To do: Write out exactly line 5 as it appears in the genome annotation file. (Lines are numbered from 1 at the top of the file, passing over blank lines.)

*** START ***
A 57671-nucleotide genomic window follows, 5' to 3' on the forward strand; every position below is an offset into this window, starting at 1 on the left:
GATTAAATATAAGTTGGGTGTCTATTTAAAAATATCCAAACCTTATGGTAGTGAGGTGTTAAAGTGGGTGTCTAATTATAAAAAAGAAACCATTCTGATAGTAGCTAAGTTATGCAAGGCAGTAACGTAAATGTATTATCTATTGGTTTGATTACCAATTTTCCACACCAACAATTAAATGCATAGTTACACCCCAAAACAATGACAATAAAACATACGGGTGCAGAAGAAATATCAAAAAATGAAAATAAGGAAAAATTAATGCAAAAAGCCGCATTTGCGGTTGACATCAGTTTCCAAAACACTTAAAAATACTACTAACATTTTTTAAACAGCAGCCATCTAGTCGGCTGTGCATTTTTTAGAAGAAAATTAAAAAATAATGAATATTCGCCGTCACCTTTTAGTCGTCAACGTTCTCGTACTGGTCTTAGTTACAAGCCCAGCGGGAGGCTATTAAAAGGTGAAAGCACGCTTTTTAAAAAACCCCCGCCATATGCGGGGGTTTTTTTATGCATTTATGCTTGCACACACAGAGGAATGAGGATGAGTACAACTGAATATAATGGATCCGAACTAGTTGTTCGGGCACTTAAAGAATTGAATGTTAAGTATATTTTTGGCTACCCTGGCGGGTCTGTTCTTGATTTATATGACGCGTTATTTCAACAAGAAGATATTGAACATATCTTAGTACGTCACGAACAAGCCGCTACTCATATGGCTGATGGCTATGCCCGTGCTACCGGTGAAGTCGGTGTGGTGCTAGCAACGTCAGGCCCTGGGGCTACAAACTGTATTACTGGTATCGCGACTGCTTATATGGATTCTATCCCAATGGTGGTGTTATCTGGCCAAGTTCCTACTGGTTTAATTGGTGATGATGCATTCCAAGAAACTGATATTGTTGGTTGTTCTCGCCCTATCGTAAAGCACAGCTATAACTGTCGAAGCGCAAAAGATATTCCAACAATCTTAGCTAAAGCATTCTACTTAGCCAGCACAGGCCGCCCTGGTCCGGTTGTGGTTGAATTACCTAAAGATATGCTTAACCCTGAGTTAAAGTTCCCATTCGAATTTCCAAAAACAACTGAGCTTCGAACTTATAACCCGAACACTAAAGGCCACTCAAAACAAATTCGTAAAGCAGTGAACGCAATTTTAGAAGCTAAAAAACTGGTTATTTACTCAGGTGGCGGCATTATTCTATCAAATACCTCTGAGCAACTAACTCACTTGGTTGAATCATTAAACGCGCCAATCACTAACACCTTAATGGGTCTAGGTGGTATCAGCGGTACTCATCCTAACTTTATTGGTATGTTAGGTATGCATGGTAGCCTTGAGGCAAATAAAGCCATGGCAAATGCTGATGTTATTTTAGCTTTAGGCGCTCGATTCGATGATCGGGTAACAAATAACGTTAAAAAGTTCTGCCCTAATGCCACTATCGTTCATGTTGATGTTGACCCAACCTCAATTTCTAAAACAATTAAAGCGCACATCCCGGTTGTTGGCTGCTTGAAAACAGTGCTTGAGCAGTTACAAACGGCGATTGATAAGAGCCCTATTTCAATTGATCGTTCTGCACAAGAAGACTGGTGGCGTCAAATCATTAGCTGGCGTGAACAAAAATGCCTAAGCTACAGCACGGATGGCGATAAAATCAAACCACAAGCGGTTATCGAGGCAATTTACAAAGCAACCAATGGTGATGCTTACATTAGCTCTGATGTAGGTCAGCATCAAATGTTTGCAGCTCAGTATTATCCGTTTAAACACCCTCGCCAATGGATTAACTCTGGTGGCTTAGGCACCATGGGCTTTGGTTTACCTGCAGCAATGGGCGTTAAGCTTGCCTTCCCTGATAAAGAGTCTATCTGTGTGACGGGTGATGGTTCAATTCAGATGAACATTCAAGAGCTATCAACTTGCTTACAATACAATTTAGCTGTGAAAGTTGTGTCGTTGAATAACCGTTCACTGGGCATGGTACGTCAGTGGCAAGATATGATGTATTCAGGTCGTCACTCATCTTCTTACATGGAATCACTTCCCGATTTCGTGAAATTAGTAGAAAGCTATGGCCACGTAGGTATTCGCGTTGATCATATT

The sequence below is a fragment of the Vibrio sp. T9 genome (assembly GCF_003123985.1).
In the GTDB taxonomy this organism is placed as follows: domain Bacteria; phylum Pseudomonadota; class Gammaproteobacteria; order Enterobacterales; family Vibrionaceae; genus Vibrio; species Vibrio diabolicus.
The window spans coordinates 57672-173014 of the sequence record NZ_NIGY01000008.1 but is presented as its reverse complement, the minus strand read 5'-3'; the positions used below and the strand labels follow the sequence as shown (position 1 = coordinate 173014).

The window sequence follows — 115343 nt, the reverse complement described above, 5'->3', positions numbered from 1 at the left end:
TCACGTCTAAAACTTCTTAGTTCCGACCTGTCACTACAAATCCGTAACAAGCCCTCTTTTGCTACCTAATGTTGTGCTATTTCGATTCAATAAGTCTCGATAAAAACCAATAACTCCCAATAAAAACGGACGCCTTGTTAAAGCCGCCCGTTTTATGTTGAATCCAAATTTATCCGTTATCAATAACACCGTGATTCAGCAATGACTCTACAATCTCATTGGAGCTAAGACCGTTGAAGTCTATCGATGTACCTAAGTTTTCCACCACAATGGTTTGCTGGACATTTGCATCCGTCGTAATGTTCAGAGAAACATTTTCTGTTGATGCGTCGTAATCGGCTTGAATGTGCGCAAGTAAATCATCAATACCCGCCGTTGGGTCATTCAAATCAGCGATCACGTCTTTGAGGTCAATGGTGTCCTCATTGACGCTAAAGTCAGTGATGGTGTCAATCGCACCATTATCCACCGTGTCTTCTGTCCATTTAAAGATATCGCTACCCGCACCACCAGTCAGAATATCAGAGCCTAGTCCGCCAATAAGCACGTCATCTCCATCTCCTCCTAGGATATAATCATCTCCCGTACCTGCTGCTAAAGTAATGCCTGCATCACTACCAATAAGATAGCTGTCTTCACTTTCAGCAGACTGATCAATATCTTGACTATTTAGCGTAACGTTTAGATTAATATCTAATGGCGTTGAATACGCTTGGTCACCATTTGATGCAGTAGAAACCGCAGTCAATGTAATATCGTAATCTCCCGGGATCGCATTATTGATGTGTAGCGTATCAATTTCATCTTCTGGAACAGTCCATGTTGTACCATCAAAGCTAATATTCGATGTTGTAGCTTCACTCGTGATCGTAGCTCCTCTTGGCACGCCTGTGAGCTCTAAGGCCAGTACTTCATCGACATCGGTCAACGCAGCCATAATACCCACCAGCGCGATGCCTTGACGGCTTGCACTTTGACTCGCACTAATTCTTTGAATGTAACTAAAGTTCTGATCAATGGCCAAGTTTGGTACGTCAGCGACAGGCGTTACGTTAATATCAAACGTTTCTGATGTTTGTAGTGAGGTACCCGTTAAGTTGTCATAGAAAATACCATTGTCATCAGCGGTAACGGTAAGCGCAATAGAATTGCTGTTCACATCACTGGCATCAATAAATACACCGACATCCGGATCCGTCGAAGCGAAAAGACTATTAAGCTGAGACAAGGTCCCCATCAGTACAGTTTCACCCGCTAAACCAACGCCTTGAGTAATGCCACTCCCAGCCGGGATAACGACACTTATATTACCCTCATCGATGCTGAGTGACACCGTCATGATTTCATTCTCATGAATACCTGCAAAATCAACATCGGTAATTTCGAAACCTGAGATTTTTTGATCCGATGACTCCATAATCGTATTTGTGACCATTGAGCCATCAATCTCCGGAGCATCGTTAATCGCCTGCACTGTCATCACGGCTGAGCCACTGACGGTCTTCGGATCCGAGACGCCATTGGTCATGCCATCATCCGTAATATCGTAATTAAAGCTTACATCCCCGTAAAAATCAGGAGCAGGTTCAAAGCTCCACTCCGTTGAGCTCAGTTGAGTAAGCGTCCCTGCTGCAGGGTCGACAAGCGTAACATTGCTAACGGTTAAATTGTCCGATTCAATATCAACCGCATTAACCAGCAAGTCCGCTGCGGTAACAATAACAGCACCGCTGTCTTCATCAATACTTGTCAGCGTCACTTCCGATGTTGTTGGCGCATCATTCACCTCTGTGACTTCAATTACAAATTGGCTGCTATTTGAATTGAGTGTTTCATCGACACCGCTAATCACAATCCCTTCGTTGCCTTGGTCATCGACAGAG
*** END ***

The window spans coordinates 57672-173014 of the sequence record NZ_NIGY01000008.1 but is presented as its reverse complement, the minus strand read 5'-3'; the positions used below and the strand labels follow the sequence as shown (position 1 = coordinate 173014).